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Channeling Cloud Migration

How channel partners can alleviate cloud adoption and migration pain.

LogicMonitor’s Cloud Vision 2020 cloud study found that 83% of enterprise workloads will be in the cloud by 2020.

The study found that of enterprise workloads, 41% will run on public cloud platforms, 20% on private-cloud and 22% running on hybrid platforms, with on-premise workloads shrinking by 10%. It’s digital transformation initiatives/projects that is the leading factor (63%) driving public cloud adoption. Other initiatives driving cloud adoption include: an increased need for more IT agility, DevOps, mobility initiatives, AI, Machine Learning and IoT integrations.

As organizations work to digitally transform, the cloud adoption journey is more than likely the first step and can seem daunting. Of organizations with cloud migrations on the horizon, more than half will choose to work with a partner for planning and strategy and actual execution.

So how can you help? Channel agents can help their customers bring the right vendors and solutions to the table by helping them navigate the cloud adoption journey with specific and poignant questions.

Understand the why.

Poll the organization’s leaders and get to know the purpose behind the move. What are specific business objectives and goals they plan to hit? Based on specific business needs you can recommend public or private options.

Do your clients know what they want to migrate? Legacy servers or entire applications?

How will your customers determine which clouds to move to? Find out how they plan to split production workloads. Is pricing a main concern? Will they choose a cloud infrastructure based on features? Based off security and compliance? Help customers understand the multi-cloud environment they are more likely going to use.

What is their on-prem infrastructure doing as far as performance and availability compared to what it could be doing in the cloud? Assist in a conducting a performance analysis or bring in someone that can. Evaluate current applications availability, average duration, page load time, throughput, web transaction time, CPU and memory utilization, average load, response time and user satisfaction.

Help the company project cloud performance so they can choose the right size when it comes to compute needs, storage and network options for both servers and applications.

Bring department heads to the table.

Once you have a working plan with environments and potential vendors, it’s important, as the technology advisor, to bring all departments a migration can possibly affect to the table. Often with cloud migrations, it’s likely that “pain” can be experienced by many. It can impact multiple departments and groups who might not be aware of the time/cost required to shift workloads from one location to another.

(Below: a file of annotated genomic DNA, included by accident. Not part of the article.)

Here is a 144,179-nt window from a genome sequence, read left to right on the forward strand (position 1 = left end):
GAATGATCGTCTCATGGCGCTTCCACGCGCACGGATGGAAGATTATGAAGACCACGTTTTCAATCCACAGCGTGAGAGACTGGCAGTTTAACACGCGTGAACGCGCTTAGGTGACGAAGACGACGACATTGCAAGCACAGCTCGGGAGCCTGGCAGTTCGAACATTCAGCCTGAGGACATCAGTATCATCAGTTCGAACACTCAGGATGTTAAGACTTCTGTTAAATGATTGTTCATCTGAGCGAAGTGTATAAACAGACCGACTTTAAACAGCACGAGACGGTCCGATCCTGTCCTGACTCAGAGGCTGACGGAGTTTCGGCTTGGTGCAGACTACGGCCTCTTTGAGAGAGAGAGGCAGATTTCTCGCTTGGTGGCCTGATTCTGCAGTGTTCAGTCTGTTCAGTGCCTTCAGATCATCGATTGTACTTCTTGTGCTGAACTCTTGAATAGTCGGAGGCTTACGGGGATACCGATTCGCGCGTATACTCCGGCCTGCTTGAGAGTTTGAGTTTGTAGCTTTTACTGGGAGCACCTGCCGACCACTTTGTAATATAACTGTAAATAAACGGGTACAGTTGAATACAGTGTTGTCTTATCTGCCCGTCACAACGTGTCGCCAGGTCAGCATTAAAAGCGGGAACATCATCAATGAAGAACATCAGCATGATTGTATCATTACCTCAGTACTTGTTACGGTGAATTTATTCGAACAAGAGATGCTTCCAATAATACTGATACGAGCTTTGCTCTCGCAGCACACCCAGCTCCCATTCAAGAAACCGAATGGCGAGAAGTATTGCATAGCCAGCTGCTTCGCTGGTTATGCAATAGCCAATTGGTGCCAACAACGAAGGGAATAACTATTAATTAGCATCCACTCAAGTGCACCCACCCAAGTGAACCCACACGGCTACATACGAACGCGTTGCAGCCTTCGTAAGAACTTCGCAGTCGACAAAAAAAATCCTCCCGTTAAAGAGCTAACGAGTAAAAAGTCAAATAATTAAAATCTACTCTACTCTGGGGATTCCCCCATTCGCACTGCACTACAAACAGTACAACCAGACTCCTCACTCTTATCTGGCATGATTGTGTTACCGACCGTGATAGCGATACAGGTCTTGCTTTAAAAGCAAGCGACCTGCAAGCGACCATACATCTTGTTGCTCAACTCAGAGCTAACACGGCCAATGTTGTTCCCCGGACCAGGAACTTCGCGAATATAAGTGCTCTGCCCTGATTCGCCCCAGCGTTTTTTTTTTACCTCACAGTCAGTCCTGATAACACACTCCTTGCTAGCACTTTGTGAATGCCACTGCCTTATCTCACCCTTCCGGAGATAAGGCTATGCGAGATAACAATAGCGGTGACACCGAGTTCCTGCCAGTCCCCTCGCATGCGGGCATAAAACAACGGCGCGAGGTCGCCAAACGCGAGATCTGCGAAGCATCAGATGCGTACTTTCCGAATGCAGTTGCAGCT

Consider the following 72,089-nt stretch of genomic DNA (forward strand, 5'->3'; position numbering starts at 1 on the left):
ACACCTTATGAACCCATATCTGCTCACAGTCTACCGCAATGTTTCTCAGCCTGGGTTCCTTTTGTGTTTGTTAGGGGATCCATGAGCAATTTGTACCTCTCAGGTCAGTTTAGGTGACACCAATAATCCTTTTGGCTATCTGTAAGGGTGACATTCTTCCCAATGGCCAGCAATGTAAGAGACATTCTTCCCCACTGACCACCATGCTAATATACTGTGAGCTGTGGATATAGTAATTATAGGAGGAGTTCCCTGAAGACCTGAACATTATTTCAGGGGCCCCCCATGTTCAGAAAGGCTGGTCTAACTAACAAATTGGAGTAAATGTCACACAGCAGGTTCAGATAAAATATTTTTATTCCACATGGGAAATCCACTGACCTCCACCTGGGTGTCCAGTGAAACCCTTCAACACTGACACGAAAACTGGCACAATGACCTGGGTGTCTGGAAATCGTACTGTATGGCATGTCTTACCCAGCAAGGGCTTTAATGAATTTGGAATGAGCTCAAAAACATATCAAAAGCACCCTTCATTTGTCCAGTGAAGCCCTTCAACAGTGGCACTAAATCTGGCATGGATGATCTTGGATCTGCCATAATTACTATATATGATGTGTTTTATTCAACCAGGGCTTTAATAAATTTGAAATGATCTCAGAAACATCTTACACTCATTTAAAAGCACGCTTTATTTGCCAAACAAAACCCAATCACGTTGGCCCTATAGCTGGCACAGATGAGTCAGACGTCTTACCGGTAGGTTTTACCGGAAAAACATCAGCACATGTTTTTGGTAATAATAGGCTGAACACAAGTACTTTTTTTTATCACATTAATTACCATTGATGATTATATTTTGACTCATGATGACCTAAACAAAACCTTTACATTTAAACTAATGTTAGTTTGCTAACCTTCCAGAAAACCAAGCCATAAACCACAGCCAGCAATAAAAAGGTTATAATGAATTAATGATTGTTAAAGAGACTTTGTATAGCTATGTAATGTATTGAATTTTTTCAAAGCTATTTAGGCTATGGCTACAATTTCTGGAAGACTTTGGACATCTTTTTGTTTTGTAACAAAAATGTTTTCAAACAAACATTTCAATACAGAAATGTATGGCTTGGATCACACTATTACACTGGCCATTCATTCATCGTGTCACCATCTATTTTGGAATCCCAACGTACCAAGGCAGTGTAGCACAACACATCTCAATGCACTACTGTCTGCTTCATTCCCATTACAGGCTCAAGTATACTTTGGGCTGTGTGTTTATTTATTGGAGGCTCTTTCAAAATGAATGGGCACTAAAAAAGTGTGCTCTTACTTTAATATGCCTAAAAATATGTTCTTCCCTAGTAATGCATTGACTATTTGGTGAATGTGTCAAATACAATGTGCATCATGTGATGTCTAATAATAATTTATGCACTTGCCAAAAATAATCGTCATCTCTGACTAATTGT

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Gather all department heads and have them consider new roles, hires, culture and policies. Who needs to be hired, what skills are required to manage infrastructure. If the company chooses a vendor for active management then less consideration is needed for new cloud roles which would include performance monitoring and analysis.

It’s also equally important to reassure customers the cost savings benefit with their decision. Work with vendors you plan to quote to further communicate monies saved with capital and operational costs associated with underutilized equipment, space, power, cooling expenses, you name it. Also communicate opportunity costs, the shifting of resources now that they no longer have to manage data centers. Work with vendors to communicate new operational efficiencies, i.e. availability of new apps, scalability, more transparency and presence globally for the business to run workloads better.

Bring the right vendors to the table.

Benefits of a managed cloud migration with the right solution provider are plentiful. The right vendor assists and eases the client experience, responds quickly and orchestrates seemlessly behind the scenes.

Are you recommending a solution provider’s cloud platform? Their own virtual data center? Whomever you recommend what is their documented workflow process? How do they work with your customer to determine the migration strategy, can they migrate applications one at a time or all at once? Do they use project management software for server migrations and acceptance testing, how do they ensure minimal downtime with limited disruption to work? Provide your customers with the supplier’s documented maintenance and support of their migration services. How does the customer pay for migration services? All at once, by the hour?

Now what?

You recommended vendor(s) to help your customer migrate, but you’re not done. Make sure to conduct follow up and check in meetings with your customers and see about their cloud spend. Identify ways to optimize. How is their service going? Has their performance improved? Help document improvements or needs to plan for next year’s investments, augmentations and changes.

Lean on TBI’s solution engineers and your channel manager to help bring in the right resources for both architecting the right solutions and vendors and planning for future upgrades.

 

ABOUT THE AUTHOR
As Director of Marketing at TBI, Cohen is responsible for managing TBI’s marketing communications and implementing multi-channel branding and press strategies. In addition to driving TBI’s overall marketing strategy, Cohen directs both internal and external communications to ensure the delivery of valued products and programs to providers and partners alike. You can contact Corey at ccohen@tbicom.com or connect with her on LinkedIn.